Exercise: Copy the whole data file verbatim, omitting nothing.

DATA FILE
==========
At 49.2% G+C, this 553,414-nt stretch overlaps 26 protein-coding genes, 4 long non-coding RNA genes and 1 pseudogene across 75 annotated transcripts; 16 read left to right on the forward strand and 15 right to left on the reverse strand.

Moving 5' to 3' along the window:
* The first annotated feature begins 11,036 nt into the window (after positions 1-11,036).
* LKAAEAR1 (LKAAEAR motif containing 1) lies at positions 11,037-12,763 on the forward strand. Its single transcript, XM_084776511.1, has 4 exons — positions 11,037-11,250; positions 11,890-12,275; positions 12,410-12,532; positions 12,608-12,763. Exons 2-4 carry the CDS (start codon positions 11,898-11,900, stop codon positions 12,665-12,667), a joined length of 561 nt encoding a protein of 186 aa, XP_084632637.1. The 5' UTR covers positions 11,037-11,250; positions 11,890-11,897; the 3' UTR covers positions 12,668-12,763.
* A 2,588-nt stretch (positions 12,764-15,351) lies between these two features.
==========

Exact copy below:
At 49.2% G+C, this 553,414-nt stretch overlaps 26 protein-coding genes, 4 long non-coding RNA genes and 1 pseudogene across 75 annotated transcripts; 16 read left to right on the forward strand and 15 right to left on the reverse strand.

Moving 5' to 3' along the window:
* The first annotated feature begins 11,036 nt into the window (after positions 1-11,036).
* LKAAEAR1 (LKAAEAR motif containing 1) lies at positions 11,037-12,763 on the forward strand. Its single transcript, XM_084776511.1, has 4 exons — positions 11,037-11,250; positions 11,890-12,275; positions 12,410-12,532; positions 12,608-12,763. Exons 2-4 carry the CDS (start codon positions 11,898-11,900, stop codon positions 12,665-12,667), a joined length of 561 nt encoding a protein of 186 aa, XP_084632637.1. The 5' UTR covers positions 11,037-11,250; positions 11,890-11,897; the 3' UTR covers positions 12,668-12,763.
* A 2,588-nt stretch (positions 12,764-15,351) lies between these two features.